Prof. Powershell

'Casting' an Object Spell in PowerShell

One handy PowerShell trick is to tell the engine to treat something as a particular type of object.

What makes PowerShell such a powerful management tool is that it is based on objects and not text parsing. Once you have an object it is very easy to work with its properties and methods. Most of the time we don't worry too much about object types because PowerShell does it for us automatically. You can always verify by piping an object to Get-Member.

PS C:\> $s = get-service bits
PS C:\> $s | get-member

If you try these commands you'll see that $S is an object of the type System.ServiceProcess.ServiceController. One handy PowerShell trick is to tell the engine to treat something as a particular type of object. The fancy terminology is "casting". Here are some common ways you can cast objects from the command prompt. Note that in almost every case you are only dealing with a single instance of an object.

PS C:\> [wmi]"root\cimv2:win32_service.name='bits'"

ExitCode  : 0
Name      : bits
ProcessId : 1436
StartMode : Auto
State     : Running
Status    : OK

If you know the key to a WMI class you can quickly get a WMI object without having to run Get-WMIObject. This is the same result I would get running

PS C:\> get-wmiobject win32_service -filter "name='bits'"

By the way, to cast a WMI object on a remote computer prepend the string with the server name.

PS C:\> [wmi]\\server01\root\cimv2:win32_service.name='bits'

Another useful cast is [ADSI]. You can use this get create an ADSI COM object for a local user or group.

PS C:\> $admin=[ADSI]"WinNT://chi-win8-01/administrator,user"
PS C:\> $admin.passwordage.value/86400
353.635717592593

Or you can use LDAP and Active Directory assuming you know the distinguished name.

PS C:\> $admin=[ADSI]"LDAP://CN=Administrator,CN=Users,DC=globomantics,DC=local"
PS C:\> $admin.whenchanged
Monday, July 8, 2013 4:00:00 PM

Please note that when using the [ADSI] type accelerator, the monikers WinNT and LDAP are case-sensitive.

Or perhaps you need to quickly create an XML document.

PS C:\> [xml]$results = get-content C:\work\testresults.xml
PS C:\> $results

xml-stylesheet                                    opcr
--------------                                    ----
type="text/xsl" href="Result.xslt"                opcr

Normally, Get-Content would return a simple array of strings. But instead I can cast $results as an XML document.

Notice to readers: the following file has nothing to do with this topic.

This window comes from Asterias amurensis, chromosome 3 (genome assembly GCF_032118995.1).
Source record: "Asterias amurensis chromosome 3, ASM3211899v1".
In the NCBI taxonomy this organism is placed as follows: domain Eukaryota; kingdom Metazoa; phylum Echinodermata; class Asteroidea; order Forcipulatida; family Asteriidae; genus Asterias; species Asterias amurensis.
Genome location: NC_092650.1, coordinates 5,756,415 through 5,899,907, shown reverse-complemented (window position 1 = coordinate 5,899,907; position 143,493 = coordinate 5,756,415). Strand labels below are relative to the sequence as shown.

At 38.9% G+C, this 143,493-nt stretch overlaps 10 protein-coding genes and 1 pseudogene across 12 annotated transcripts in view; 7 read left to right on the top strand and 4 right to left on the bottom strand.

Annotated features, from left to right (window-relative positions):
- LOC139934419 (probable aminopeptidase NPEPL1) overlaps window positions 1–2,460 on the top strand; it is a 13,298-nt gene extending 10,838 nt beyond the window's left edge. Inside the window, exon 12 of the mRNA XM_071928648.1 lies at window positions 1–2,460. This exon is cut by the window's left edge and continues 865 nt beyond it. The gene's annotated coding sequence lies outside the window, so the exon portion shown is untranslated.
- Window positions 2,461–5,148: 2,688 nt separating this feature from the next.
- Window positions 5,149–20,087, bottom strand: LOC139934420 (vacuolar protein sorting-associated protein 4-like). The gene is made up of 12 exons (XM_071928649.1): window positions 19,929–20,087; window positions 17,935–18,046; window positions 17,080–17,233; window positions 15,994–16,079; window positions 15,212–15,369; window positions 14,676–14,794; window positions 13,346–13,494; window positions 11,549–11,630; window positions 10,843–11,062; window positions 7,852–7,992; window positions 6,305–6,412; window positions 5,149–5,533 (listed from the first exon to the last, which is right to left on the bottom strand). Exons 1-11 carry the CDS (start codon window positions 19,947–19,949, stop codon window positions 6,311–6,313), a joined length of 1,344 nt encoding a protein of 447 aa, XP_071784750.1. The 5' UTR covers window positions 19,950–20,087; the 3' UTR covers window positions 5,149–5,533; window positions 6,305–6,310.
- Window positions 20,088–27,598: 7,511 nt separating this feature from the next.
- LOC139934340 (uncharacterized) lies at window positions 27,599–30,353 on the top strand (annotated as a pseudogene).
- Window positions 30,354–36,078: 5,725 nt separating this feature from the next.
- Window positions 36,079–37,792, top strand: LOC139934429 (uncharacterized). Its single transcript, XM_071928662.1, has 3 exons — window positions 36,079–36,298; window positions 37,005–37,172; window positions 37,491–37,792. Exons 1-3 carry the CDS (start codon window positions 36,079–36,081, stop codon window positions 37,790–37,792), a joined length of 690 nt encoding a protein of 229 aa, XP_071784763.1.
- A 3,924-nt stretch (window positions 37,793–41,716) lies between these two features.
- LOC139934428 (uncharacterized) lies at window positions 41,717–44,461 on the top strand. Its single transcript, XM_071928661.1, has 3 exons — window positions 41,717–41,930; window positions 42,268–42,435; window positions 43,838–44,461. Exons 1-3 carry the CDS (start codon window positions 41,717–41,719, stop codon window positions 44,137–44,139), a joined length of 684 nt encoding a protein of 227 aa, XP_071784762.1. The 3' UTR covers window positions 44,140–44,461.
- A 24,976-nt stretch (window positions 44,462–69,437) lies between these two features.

You can also do some odd things with casting.

PS C:\> [int]$x="5"
PS C:\> $x
5
PS C:\> $x*$x
25

Normally, PowerShell will treat anything in quotes as a string. But in this strange use case, I cast $x as an integer so PowerShell turned the string into a number. But be careful.

PS C:\> $x="jeff"

If you try this you'll get an error like "Cannot convert value "jeff" to type "System.Int32". Error: "Input string was not in a correct format." Once you cast an object as a specific type it is always that type until you completely remove the variable of re-cast it.

PS C:\> [string]$x="jeff"

But you can avoid problems by not re-using variables.

Finally, you can also take most common object types and use them as type accelerators.

PS C:\scripts> [datetime]"12/25/2013"

Wednesday, December 25, 2013 12:00:00 AM
PS C:\> [System.ServiceProcess.ServiceController]"bits"

Status   Name               DisplayName
------   ----               -----------
Running  bits               Background Intelligent Transfer Ser...
PS C:\> [system.io.fileinfo]"C:\work\a.xml"

Mode                LastWriteTime     Length Name
----                -------------     ------ ----
-a---        10/22/2012  10:26 AM       1791 a.xml

Not sure I would normally use these in a script without documentation but definitely makes you more efficient at the command prompt. Although one scenario where you might want to use type definitions is with Read-Host.

When you use Read-Host it writes a string which can be problematic if you aren't paying attention.

PS C:\> $r = read-host "Enter a number"
Enter a number: 7
PS C:\> $r*3
777

PowerShell failed to read your mind. Instead do this:

PS C:\> [int]$r = read-host "Enter a number"
Enter a number: 7
PS C:\> $r*3
21

Or you might want to prompt for something and have it be the correct type.

PS C:\> [datetime]$cutoff = Read-Host "Enter a cutoff date"
Enter a cutoff date: 1/1/2013
PS C:\> $oldfiles = dir c:\work -file -Recurse | where {$_.lastmodifiedtime -le $cutoff}

There are a number of type accelerators you can use in PowerShell which are great time savers. Of course I didn't cover all of them. What are some of the ones you find the most valuable? Next time we'll look at other ways of working with object types.

About the Author

Jeffery Hicks is an IT veteran with over 25 years of experience, much of it spent as an IT infrastructure consultant specializing in Microsoft server technologies with an emphasis in automation and efficiency. He is a multi-year recipient of the Microsoft MVP Award in Windows PowerShell. He works today as an independent author, trainer and consultant. Jeff has written for numerous online sites and print publications, is a contributing editor at Petri.com, and a frequent speaker at technology conferences and user groups.

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